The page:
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At points in her life, Diana Butler Bass has been a practicing Methodist, Evangelical fundamentalist and Episcopalian — but today she’s a Christian who is always exploring new religious ideas.

Bass is a progressive speaker and highly acclaimed writer on American religion, and at 2 p.m. Monday in the Hall of Philosophy, she will give an Interfaith Lecture presenting her idea of “sacred cosmopolitanism,” which addresses the sacredness of the urban world in the 21st century.

Bass was fired from her dream job for doing nothing wrong.

At the time she was working as a theology professor at an evangelical Christian college. Bass said the president of the university told her: “You’re an amazing student and an amazing scholar. I’m literally just firing you because you don’t fit here.”

That was at a time when Bass thought the Evangelical faith was where she belonged, but it actually wasn’t what she was raised in.

Bass was born into a Methodist family but began to explore other faiths in her adolescence. After a couple years of intense spiritual searching, she wound up in what she said was “the craziest place of all”: a fundamentalist, evangelical Christian.

“My personal family life lacked any sense of order, and so I was really scared about the direction of society and I was also afraid of chaos,” Bass said. “So it was that fear that drove me into Evangelicalism because it offered certainty, clarity and order.”

After attending Gordon–Conwell Theological Seminary, Bass knew she wanted to be a woman who was theologically qualified to teach at an evangelical college. She received her Ph.D. in religious studies from Duke University, and later began the teaching job that she was eventually fired from.

Working as a professor of theology had been Bass’s plan for her entire young adult life. When she heard those words from her boss, Bass said she “literally didn’t know whether to laugh or cry.”

At this point in her life, Bass was “utterly terrified,” newly divorced and jobless with no plan for the future. She was confused how she didn’t fit in with the religion she’d dedicated her life to.

That’s when Bass found Trinity Episcopal Church, a community that became her home and where she felt a new sense of vocation. She’d been writing a column for the Santa Barbara News-Press, and other publications began to take interest in her writing as well.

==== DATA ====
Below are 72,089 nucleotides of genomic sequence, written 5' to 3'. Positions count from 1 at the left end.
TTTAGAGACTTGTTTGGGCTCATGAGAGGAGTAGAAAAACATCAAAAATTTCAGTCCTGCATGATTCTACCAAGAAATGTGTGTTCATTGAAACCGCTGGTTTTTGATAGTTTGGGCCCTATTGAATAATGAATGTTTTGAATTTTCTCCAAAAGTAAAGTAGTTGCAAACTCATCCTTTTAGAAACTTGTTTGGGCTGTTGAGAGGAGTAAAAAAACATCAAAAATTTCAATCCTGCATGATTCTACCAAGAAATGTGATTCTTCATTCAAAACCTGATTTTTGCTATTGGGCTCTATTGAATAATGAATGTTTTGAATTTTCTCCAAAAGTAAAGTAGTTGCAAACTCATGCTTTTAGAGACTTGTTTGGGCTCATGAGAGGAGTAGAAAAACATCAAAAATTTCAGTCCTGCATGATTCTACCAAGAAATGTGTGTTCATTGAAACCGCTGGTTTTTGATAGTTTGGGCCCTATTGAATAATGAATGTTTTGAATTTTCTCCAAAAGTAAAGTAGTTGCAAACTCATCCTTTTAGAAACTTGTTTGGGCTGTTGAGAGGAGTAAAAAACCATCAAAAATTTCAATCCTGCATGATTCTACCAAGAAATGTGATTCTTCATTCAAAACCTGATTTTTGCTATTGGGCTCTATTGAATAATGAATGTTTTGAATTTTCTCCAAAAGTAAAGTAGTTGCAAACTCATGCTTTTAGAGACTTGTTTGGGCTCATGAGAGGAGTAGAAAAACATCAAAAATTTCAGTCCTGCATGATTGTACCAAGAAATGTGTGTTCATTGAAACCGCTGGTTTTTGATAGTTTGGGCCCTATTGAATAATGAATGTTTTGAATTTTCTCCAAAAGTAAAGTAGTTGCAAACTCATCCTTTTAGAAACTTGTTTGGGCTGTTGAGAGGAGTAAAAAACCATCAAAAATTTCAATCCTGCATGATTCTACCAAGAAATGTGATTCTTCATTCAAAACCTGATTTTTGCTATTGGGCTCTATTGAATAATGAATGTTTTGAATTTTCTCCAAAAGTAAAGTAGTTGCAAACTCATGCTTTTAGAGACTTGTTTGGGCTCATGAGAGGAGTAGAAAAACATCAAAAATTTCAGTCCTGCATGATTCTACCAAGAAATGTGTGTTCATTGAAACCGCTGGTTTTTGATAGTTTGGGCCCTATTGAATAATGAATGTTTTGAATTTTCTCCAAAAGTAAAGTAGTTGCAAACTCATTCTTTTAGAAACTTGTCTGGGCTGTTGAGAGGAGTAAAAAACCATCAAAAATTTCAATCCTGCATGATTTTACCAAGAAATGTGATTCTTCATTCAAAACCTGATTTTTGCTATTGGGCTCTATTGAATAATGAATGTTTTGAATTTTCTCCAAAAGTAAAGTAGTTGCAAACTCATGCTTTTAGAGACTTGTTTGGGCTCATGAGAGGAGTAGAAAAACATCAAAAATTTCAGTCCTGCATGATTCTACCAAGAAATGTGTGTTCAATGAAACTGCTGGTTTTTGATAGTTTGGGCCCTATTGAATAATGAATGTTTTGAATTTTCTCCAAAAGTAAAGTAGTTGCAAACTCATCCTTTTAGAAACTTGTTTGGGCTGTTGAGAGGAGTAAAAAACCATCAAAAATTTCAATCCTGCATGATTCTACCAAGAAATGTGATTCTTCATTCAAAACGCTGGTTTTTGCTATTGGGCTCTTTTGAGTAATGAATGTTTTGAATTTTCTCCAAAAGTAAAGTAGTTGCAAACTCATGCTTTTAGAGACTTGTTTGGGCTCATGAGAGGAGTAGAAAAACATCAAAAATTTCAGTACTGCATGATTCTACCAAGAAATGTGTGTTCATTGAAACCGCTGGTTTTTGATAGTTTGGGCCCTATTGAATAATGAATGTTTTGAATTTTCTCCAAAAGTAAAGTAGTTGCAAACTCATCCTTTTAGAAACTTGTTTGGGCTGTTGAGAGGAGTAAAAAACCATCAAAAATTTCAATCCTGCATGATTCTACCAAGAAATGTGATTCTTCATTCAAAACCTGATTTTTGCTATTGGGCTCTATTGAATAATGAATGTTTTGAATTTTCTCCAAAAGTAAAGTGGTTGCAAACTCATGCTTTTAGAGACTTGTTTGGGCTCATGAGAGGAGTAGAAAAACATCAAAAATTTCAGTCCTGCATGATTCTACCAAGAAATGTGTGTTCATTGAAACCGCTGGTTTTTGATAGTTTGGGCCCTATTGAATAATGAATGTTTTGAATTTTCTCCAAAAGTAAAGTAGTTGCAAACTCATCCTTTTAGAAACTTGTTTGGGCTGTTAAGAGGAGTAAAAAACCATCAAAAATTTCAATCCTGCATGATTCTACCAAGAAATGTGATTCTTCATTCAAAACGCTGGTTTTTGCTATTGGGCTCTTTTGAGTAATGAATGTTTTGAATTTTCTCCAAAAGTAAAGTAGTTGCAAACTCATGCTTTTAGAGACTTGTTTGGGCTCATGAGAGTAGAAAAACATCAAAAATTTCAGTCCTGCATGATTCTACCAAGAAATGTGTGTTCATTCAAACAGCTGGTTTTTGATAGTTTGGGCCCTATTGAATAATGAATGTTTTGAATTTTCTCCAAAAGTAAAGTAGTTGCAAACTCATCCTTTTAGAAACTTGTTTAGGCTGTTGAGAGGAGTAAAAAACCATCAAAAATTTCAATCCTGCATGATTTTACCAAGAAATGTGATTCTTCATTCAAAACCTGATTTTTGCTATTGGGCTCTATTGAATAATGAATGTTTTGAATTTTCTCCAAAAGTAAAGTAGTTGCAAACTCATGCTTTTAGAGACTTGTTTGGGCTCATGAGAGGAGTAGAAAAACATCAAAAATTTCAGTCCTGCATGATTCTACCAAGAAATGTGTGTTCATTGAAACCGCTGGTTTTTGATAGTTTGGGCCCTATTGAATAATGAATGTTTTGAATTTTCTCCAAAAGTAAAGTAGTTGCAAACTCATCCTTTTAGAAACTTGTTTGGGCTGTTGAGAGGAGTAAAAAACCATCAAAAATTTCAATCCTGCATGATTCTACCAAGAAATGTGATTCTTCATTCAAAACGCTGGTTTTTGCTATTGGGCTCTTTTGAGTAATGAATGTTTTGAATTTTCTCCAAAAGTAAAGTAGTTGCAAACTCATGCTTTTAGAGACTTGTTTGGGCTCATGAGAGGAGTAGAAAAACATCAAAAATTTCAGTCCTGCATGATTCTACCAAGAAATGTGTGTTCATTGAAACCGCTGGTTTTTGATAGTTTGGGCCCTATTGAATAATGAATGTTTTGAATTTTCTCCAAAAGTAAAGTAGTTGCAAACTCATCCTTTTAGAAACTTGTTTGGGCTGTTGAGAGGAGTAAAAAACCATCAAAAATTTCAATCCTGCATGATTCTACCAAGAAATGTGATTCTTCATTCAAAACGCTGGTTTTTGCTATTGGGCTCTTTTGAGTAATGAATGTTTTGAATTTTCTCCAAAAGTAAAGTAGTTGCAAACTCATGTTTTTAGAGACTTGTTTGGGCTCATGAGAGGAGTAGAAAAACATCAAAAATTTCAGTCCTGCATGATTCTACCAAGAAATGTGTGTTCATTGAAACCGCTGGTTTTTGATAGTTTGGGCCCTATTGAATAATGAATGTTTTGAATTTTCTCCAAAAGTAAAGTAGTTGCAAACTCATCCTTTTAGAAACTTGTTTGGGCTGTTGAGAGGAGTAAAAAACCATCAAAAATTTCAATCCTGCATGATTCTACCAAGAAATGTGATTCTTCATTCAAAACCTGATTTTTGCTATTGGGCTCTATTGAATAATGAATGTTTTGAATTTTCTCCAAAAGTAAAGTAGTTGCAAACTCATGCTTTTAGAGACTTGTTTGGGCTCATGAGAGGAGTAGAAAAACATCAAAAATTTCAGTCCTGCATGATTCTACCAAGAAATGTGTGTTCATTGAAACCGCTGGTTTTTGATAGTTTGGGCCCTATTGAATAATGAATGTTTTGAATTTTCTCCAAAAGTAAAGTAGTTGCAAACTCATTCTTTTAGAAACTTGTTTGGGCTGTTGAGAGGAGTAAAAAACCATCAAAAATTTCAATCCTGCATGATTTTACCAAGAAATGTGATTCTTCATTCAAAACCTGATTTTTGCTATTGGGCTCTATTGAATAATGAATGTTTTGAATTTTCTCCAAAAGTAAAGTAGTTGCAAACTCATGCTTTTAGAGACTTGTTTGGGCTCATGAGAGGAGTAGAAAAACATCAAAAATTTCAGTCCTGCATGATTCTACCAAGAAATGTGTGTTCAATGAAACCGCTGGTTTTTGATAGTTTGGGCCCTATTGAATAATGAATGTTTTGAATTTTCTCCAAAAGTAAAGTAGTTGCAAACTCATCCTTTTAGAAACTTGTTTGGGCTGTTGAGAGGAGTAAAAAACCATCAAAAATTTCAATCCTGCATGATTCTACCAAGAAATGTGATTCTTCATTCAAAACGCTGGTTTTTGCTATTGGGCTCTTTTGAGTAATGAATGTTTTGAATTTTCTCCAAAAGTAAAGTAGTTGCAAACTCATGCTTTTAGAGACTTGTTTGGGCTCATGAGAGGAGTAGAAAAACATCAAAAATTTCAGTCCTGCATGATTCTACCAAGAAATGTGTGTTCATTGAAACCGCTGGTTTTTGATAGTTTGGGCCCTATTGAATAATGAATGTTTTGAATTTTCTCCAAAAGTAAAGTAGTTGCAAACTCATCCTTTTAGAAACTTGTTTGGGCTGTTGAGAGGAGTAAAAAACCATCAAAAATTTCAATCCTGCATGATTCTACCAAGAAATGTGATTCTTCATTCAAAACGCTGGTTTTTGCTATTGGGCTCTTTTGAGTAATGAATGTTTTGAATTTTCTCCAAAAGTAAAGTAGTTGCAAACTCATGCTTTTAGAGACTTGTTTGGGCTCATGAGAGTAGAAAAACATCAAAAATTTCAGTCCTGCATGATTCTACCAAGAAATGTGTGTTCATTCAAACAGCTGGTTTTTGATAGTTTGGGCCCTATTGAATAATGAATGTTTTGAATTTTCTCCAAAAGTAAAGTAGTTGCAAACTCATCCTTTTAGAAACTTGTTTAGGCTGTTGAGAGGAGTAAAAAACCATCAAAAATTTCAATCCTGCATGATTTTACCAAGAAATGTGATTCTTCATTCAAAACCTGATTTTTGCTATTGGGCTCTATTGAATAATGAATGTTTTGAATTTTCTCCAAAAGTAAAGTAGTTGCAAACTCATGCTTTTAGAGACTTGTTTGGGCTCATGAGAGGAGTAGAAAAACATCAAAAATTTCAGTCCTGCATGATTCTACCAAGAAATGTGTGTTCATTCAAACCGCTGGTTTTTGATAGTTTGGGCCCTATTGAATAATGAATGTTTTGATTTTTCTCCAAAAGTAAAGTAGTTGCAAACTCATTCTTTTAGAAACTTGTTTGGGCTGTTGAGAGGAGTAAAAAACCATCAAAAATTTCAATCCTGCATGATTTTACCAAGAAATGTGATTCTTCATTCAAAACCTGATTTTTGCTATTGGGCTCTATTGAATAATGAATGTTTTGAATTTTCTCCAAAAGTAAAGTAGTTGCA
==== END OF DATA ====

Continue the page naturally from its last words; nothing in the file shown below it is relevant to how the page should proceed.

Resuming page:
Bass realized that writing about her spiritual exploration could be her new vocation.

“[My goal was] to really understand the beautiful or spiritual diversity in the American landscape and to appreciate it, and to significantly renovate theological ideas that I had been schooled in that were way too narrow and exclusive,” Bass said. “It was that time in the early mid-’90s when I literally lost the life that I had hoped to have, and then, by the time I was 40, had an entirely new future.”

Today Bass is still a member of Trinity Episcopal Church, but she’s also still exploring. Last year she started going to yoga classes at a nearby Methodist church, a practice that originates from Buddhist and Hindu traditions. She also started occasionally going to silent Quaker meetings, and said she is fascinated with how much silence can teach.

Bass currently serves on the board of Public Religion Research, and is the author of several books. Her lecture topic of sacred cosmopolitanism is featured in her most recent book, Grounded: Finding God in the World—A Spiritual Revolution, which was published in 2015.

“I really want to create a vision and conversation around spirituality that is so very deeply rooted that we just know and love and sense the power and beauty of wonder everywhere around us,” Bass said. “But yet at the same time, [one] that is also powerfully transformative in the political and social structures of the world.”

Since her first column in the Santa Barbara News-Press, Bass now comments on religion through media such as The Huffington Post, The Washington Post, USA Today and many more. Bass has received recognition for her work, including the Frank S. and Elizabeth D. Brewer Prize of the American Society of Church History.

In reflecting on all her writing, Bass said her husband, Richard Bass, believes her articles are all connected and part of one larger conversation on religion in America. She said Richard thinks she’s actually “writing one really long book.”

“I started writing this book when I was in graduate school, and it’s a book about the power of the spiritual life to transform institution and to give us a better way of living in the world,” Bass said. “It’s about transforming the church and it’s about transforming politics, and that’s the same thing I’ve been writing since 1990.”